We had our documents and visas in order. The plan was foolproof. Or so we thought.
My 90-day multiple-entry visa for South Africa allowed me to slow travel through Cape Town, the Western Cape and Kruger National Park.
Incredible hikes, dining in the dark, ghetto music, a walking safari, outdoor cinema and more.
These are all the reasons I want to make 2016 the year of Africa for me, and hopefully for you!
Looking for things to do in Durban? Pop-up restaurants, a traditional outdoor church, local theatre and more offbeat Durban adventures! If Cape Town is the pretty face of South Africa, Durban is its hipster soul. The infectious spirit of the locals, the alternative curry culinary experiences and the artistic bent of the city blew me away. I fell in love the moment I saw its long white coastline, caressed by the deep blue Indian Ocean. It’s Zulu name eThekwini encapsulates this perfect confluence of water and earth. Here are some quirky ways to experience offbeat Durban: Delve into the local art scene My friend Andrea Rees (who runs The Heart of a Woman project near Cape Town) stumbled on a tweet about Hayani while we were in Durban. We landed at the local Playhouse Theatre that night, the only outsiders to catch a phenomenal two-man play. It traced the stories of two young boys and how their lives have changed over the last two decades in South Africa. Even though part of it was in the native Xhosa language, the …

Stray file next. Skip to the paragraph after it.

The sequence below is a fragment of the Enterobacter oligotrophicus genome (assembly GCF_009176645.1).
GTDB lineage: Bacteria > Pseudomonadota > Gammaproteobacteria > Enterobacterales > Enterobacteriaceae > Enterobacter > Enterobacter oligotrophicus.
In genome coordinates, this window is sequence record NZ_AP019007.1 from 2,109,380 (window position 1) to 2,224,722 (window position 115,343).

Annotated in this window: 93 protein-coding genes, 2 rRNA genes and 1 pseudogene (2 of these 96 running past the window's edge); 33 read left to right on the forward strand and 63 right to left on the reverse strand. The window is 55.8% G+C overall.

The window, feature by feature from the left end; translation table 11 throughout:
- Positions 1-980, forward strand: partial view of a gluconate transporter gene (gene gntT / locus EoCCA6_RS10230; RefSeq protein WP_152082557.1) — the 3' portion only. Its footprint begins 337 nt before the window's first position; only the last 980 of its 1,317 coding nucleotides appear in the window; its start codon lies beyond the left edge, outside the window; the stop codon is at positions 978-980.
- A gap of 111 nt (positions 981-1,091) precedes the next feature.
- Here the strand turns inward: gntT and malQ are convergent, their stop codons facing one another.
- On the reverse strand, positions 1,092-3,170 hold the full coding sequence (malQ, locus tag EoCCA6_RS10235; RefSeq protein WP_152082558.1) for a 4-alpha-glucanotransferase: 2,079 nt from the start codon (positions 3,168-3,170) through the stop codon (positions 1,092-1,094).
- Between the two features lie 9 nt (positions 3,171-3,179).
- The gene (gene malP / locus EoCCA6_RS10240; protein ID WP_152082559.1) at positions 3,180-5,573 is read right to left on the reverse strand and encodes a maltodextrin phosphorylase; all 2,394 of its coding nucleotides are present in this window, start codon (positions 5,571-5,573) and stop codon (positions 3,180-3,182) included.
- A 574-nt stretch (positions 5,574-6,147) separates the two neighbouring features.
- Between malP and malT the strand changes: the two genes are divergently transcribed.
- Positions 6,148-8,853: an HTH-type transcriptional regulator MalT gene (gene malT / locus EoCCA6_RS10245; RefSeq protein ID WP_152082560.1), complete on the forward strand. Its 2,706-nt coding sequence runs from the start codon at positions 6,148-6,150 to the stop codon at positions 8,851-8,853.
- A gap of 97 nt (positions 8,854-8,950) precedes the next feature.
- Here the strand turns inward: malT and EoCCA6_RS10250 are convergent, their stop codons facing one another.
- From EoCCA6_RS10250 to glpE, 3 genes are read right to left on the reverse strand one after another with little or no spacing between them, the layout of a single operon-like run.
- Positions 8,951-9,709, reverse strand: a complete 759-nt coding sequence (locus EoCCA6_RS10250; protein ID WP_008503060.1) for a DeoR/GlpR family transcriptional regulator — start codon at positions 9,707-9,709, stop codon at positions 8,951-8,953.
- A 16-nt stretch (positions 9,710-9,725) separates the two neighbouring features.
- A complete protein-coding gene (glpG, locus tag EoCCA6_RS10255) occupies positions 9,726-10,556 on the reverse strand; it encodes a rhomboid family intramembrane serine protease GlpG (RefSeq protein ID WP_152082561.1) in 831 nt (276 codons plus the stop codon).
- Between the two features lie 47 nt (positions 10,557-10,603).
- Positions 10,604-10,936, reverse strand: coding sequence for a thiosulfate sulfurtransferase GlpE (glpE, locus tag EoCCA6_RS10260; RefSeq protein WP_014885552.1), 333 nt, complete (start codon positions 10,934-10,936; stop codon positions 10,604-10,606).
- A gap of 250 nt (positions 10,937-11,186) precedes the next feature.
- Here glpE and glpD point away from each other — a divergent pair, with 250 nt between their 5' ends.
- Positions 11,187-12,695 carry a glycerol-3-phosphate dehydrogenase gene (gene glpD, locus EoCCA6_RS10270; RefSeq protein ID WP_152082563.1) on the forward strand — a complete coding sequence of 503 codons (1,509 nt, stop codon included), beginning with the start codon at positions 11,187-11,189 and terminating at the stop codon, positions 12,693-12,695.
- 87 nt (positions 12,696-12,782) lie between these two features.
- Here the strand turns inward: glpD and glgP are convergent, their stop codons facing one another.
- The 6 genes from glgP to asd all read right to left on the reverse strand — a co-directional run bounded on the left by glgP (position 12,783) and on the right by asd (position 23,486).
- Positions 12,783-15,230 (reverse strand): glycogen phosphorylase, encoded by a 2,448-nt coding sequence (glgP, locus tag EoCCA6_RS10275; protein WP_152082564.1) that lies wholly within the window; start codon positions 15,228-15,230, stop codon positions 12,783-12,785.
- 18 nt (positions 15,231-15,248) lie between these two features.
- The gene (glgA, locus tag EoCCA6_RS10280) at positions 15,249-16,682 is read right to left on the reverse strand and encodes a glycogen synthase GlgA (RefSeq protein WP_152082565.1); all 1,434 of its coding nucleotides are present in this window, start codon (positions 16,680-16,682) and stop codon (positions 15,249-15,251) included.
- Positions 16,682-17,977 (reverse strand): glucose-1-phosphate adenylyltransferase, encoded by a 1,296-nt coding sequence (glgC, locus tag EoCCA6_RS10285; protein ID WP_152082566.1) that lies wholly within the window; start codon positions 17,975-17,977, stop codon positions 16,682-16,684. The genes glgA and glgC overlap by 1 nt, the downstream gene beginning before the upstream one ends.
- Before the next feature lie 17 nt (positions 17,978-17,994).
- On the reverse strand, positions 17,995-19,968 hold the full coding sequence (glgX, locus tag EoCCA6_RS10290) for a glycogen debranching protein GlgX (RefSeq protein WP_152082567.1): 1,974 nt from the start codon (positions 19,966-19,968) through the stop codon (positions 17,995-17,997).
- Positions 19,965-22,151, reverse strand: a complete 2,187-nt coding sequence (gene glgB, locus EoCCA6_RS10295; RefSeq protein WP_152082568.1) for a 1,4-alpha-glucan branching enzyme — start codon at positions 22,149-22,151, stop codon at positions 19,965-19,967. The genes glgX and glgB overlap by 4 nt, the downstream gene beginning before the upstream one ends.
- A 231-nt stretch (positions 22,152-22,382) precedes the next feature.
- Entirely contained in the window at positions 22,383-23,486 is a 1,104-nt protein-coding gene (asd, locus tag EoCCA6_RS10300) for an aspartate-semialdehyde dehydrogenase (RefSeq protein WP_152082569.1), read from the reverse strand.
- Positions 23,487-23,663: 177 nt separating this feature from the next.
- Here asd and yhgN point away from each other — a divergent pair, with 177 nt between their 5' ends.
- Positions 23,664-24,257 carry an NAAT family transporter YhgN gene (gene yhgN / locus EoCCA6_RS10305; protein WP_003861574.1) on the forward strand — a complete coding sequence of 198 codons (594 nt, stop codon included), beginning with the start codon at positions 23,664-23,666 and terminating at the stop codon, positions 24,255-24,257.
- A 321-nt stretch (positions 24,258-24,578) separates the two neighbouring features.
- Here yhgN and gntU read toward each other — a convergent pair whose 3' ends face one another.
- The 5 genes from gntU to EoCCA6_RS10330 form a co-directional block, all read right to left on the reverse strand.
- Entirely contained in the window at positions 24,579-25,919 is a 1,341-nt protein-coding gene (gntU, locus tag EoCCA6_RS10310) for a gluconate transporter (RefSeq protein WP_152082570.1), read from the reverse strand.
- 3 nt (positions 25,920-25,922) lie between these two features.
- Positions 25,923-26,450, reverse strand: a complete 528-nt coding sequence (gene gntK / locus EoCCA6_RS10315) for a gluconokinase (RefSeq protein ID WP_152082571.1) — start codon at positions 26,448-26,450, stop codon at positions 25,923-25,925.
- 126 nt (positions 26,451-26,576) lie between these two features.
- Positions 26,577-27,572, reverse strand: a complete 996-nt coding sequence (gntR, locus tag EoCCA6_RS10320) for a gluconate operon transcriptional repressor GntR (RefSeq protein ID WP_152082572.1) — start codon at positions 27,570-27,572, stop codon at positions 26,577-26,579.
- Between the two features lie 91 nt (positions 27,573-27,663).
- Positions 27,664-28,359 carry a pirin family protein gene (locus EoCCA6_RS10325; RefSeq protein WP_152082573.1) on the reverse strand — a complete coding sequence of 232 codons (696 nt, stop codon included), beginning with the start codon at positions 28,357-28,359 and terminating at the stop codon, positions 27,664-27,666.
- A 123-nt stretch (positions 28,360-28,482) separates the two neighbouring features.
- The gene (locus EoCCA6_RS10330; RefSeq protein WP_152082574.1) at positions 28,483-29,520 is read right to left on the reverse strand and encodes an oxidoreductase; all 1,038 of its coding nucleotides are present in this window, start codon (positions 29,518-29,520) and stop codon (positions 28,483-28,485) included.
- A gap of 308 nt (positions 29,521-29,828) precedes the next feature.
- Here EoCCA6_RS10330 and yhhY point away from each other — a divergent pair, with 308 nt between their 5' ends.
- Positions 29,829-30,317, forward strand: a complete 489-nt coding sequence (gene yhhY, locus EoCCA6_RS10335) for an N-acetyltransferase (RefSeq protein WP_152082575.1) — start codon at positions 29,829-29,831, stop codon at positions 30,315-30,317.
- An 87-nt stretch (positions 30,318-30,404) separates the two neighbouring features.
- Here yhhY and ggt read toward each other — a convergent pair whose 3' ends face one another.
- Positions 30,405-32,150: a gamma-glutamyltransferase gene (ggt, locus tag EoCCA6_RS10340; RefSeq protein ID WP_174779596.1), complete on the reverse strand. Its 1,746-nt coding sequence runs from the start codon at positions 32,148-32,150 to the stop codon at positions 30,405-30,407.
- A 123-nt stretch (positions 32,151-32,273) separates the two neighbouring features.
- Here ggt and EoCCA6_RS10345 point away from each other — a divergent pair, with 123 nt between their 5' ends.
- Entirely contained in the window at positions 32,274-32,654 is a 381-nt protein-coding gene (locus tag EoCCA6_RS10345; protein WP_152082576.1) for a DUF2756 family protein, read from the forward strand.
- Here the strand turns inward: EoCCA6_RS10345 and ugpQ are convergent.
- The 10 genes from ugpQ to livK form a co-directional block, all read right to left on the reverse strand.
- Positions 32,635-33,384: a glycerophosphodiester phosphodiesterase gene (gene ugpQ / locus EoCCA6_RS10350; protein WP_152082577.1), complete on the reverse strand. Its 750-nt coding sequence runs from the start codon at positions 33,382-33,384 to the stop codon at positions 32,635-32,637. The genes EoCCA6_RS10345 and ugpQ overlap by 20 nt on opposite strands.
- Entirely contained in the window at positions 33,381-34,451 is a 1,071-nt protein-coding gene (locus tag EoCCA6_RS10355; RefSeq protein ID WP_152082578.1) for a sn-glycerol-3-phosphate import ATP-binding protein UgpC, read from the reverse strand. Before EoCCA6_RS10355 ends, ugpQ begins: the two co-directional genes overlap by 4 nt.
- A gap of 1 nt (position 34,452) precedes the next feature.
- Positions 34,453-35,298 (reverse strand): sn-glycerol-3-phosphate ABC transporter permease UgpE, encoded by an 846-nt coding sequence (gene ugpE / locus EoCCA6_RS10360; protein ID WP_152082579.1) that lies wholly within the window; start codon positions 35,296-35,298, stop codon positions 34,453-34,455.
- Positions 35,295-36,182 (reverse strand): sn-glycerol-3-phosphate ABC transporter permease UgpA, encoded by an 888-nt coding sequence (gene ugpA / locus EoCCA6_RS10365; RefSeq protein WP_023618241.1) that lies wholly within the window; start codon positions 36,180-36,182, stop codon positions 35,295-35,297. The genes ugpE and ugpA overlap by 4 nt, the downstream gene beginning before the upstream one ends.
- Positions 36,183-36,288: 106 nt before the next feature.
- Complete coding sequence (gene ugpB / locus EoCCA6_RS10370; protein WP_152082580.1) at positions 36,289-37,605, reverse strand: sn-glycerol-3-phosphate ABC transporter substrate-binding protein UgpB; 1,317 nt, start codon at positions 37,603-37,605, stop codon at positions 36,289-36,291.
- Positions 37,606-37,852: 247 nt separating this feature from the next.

On a lazy Sunday afternoon, the whiff of gently spiced curries floats through the streets of Mamelodi Township. Men from the township chat jovially under a wooden shelter, drinking beer, taking turns to stir the large metal pots on the open fire. Cow heads, they tell me as I look curiously, reminded of open-air communal cooking in India, though you seldom find men cooking here. From a narrow street ahead, reggae music pours out, calling me towards it, towards women chilling in the outdoors over beer and gossip, dancing, playing pool! This is no party, just their only day off work. And so what if most of them are domestic workers with meagre wages, they sure know how to have a good time. I awkwardly smile at first, wondering if I am intruding. But the awkwardness melts away quickly in their jokes, and turns to hugs when they hear I’m from India. Take a picture of us, they urge me, so you can show your people how we live here; I oblige, for we can sure learn a thing or two …
Even before I stepped out of the airport, a local, seeing my sleep-deprived self looking for an ATM, offered to buy me coffee! Dramatic mountains shrouded in mist greeted me as we drove into the Rainbow nation.